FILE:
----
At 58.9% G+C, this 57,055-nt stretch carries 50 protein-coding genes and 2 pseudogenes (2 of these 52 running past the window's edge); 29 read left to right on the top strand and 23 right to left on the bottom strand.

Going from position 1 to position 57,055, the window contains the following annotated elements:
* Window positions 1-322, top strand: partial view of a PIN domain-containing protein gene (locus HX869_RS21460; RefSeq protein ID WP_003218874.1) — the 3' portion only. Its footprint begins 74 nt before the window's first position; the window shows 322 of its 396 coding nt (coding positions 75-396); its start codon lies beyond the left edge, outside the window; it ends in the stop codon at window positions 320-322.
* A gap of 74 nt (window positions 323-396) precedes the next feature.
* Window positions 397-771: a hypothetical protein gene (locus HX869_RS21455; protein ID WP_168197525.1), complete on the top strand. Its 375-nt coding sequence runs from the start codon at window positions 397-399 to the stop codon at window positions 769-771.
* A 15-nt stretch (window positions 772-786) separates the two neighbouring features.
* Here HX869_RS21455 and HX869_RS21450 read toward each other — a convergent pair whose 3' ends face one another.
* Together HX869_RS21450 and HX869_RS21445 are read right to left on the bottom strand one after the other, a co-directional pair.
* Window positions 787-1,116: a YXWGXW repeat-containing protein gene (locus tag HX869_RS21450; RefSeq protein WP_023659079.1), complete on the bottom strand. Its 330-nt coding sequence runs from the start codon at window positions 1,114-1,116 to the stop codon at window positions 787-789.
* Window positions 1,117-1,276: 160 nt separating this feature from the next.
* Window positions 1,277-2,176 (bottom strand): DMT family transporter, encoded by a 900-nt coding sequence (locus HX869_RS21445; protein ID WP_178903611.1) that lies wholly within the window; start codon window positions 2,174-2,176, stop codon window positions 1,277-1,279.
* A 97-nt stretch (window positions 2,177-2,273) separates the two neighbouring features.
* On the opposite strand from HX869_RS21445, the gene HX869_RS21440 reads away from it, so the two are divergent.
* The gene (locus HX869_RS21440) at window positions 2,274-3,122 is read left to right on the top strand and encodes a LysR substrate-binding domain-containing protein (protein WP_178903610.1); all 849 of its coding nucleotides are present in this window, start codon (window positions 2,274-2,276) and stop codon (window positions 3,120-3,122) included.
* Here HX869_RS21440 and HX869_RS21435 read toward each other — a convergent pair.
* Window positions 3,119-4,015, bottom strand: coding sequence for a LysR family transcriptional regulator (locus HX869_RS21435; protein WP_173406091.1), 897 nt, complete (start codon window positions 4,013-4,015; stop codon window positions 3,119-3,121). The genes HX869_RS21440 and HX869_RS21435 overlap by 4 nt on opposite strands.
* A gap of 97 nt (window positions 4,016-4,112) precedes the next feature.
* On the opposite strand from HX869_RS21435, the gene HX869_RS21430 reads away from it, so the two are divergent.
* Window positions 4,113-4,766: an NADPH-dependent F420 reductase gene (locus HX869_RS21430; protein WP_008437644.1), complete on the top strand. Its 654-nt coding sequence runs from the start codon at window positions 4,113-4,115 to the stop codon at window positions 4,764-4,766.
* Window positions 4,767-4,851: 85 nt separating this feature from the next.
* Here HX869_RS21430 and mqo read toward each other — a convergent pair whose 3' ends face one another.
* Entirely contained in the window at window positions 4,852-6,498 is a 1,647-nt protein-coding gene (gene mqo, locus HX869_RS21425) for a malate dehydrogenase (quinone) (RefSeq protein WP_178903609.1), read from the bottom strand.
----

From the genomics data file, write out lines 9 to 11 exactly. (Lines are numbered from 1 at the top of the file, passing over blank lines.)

* Window positions 787-1,116: a YXWGXW repeat-containing protein gene (locus tag HX869_RS21450; RefSeq protein WP_023659079.1), complete on the bottom strand. Its 330-nt coding sequence runs from the start codon at window positions 1,114-1,116 to the stop codon at window positions 787-789.
* Window positions 1,117-1,276: 160 nt separating this feature from the next.
* Window positions 1,277-2,176 (bottom strand): DMT family transporter, encoded by a 900-nt coding sequence (locus HX869_RS21445; protein ID WP_178903611.1) that lies wholly within the window; start codon window positions 2,174-2,176, stop codon window positions 1,277-1,279.